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Medieval Bones Analysed With Synchrotron Light

Wednesday, March 1, 2017

Ana Belén Martínez | Tel. +34 93 592 4050 | 

The infrared beamline of the ALBA Synchrotron, MIRAS, is analysing archaeological samples of two skeletons buried in a medieval church in the area of old Herzegovina. The aim of the experiment is to understand the disorders of bones. These data can provide useful information about the influence of the environment and living conditions at the middle ages at this Mediterranean area.

Domaševo is an antic colony from the middle ages located in the Old Herzegovina (now Bosnia and Herzegovina). It was first mentioned in the 10th century document Porphyrogenitus written by Constantin VII in the medieval region of Travunia, an administrative unit and principality which was part of the Medieval Serbia (850-1371). Within the historical region, there are remains from three churches which contain several monumental medieval tombstones. They are called "stećci" and have been nominated to the UNESCO World Heritage List as Joint Cultural Heritage. Based on current data, it is likely that the churches were built in the late 15th and early 16th century. One of these is Saint Peter Church, an old Orthodox Christian church founded by Duke Peter Zotovic in the 15th century and in his honour was believed to be buried in the church. In 2014, during an archaeological excavation in the middle part of the old church, a crypt with two skeletons was found. It is known that Zotovic suffered from a disorder of bone mineralization, which was identified in one of the specimens after exhumation. The DNA analysis is running in parallel to confirm the identity of Zotovic.

Image of "stecci" tombstones at Trebinje (Bosnia and Herzegovina)

Now, some samples are being analysed by the researcher from the ALBA Synchrotron Tanja Ducic and her collaborator from the museum of Herzegovina, Trebinje, Stevan Salatic. They are studying the disorder presented in bones as well as the changes undergone over the years. "Ancient bones are important witness of history as they record significant information about past societies and exhibit relevant information about bones at different stages of the human development including the diet, environmental influence and the pathology. The chemical parameters we obtained here, thanks to synchrotron-based Fourier Transform Infrared (FTIR) spectroscopy and microscopy techniques, could be used to understand process of bones' aging, as well as their state, e.g. illness concerning the skeleton during the life time", in words of Tanja Ducic, main researcher of the experiment.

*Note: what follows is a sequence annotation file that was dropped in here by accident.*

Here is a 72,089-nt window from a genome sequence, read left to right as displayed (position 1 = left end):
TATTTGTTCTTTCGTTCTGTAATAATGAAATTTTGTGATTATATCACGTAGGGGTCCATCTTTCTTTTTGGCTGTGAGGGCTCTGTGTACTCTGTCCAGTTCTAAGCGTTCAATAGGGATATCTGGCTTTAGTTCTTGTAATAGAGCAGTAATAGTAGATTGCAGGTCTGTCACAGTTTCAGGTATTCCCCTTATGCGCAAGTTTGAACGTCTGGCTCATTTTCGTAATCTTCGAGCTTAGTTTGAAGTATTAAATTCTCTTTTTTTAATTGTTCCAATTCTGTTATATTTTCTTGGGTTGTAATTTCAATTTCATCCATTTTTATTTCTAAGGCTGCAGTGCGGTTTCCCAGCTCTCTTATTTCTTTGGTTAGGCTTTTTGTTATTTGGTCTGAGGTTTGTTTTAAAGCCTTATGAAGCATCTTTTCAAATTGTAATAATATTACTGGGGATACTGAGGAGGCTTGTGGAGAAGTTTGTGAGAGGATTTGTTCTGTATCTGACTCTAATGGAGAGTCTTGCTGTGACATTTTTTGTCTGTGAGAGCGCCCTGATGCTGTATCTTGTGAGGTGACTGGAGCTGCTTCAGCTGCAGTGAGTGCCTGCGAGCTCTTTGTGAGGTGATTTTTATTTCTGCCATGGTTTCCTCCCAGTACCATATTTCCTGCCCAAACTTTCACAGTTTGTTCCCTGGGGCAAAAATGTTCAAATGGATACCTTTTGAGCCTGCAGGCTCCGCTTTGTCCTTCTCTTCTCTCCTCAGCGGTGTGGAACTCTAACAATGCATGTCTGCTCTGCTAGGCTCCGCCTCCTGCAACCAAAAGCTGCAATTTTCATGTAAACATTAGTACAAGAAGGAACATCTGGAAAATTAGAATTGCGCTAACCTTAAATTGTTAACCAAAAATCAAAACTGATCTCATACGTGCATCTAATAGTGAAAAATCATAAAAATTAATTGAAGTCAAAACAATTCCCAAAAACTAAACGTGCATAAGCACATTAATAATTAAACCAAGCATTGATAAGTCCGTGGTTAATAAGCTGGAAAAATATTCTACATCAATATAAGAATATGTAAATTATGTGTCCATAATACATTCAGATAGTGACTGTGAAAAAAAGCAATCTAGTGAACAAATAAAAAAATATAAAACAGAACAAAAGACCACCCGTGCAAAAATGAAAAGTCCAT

Different synchrotron-based methods have been applied in this project: reflection, transmission, ATR (attenuated total reflectance) and now infrared microspectroscopy analysis at the MIRAS beamline in ALBA. Using these different approaches, the characterization of bones could give information regarding the collagen cross-linking, crystallinity, phosphate and carbonate content, as well as the mineralization and carbonate substitution, which is normally occurring in archaeological bones.

This multidisciplinary project implies the involvement of several diverse groups: archeology, conservation, and spectroscopy groups from four different countries. In the previous study in the collaboration with Camelia Borca from Paul Scherrer Institut (Switzerland) and Anthony Parker from STFC-Rutherford Appleton Laboratory (Oxfordshire, UK), they found out that the heavy metals Ti, Mn and Fe were present in some of bones samples. Secondly, Raman spectroscopy of the male skeleton showed some unusual changes in the bio-mineralization, especially in the parts with visible deformations. This variety of research methodologies will enable to understand the mineralization, recrystallization, collagen loss and the carbonate uptake which directly show chemical state of the ancient bones.